The collapse of the Silicon Valley bank worries the founders of the color

Hours after some of Silicon Valley Bank’s biggest clients started cashing out, a group of WhatsApp startup founders who are immigrants of color has grown to more than 1,000 members.

The questions came as the bank’s financial situation worsened. Some desperately asked for advice: Could they open an account at a major bank without a Social Security Number? Others questioned whether they had to physically be in a bank to open an account because they were visiting parents abroad.

One clear theme emerged: a deep concern about the broader impact on startups led by people of color.

As Wall Street struggles to contain the banking crisis following the rapid collapse of SVB — the country’s 16th-largest bank and the largest to fail since the 2008 financial meltdown — industry experts predict it could get even tougher for people of color to secure funding or a financial house that supports their start-ups.

SVB had opened its doors to such entrepreneurs, offering opportunities to build critical relationships in the technology and finance communities that were inaccessible to larger financial institutions. But smaller players have fewer means to survive a collapse, reflecting the perilous journey minority entrepreneurs face as they try to navigate industries historically rife with racism.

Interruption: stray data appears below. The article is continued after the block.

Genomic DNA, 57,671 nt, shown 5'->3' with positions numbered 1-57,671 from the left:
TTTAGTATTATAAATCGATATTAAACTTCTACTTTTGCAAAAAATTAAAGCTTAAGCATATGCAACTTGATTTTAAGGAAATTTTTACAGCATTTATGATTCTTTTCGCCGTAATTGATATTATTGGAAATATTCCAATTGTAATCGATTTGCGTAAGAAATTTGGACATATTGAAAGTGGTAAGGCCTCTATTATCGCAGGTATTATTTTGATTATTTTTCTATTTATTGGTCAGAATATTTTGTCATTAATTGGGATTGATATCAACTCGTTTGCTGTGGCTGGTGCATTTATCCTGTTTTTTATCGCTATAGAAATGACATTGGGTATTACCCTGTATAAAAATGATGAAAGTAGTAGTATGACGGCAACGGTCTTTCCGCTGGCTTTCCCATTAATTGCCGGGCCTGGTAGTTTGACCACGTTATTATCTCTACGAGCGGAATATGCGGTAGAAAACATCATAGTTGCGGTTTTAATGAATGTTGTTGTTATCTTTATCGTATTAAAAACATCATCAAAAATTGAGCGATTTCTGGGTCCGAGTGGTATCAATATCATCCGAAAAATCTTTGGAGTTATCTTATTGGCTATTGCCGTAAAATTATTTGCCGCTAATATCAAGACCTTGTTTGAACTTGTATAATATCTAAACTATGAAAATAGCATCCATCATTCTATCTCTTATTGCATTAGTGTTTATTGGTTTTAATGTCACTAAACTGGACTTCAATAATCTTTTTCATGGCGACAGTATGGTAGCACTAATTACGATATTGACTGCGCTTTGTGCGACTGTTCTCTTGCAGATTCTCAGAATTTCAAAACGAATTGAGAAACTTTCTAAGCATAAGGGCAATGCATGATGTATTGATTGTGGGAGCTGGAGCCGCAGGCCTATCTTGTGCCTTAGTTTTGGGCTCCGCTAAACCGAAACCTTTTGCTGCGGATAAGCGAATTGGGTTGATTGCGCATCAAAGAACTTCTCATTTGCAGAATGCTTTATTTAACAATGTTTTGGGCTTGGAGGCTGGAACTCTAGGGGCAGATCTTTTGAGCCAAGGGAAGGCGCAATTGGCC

“All these people who have very particular circumstances based on their identity, it’s not something they can just change themselves and that makes them unable to capitalize on the top four (big banks),” said Asya Bradley, board member of several startups who watched the WhatsApp group struggle with the death of SVB.

Bradley said some investors have asked startups to turn to larger financial institutions to hedge against future financial risks, but that’s not an easy transition.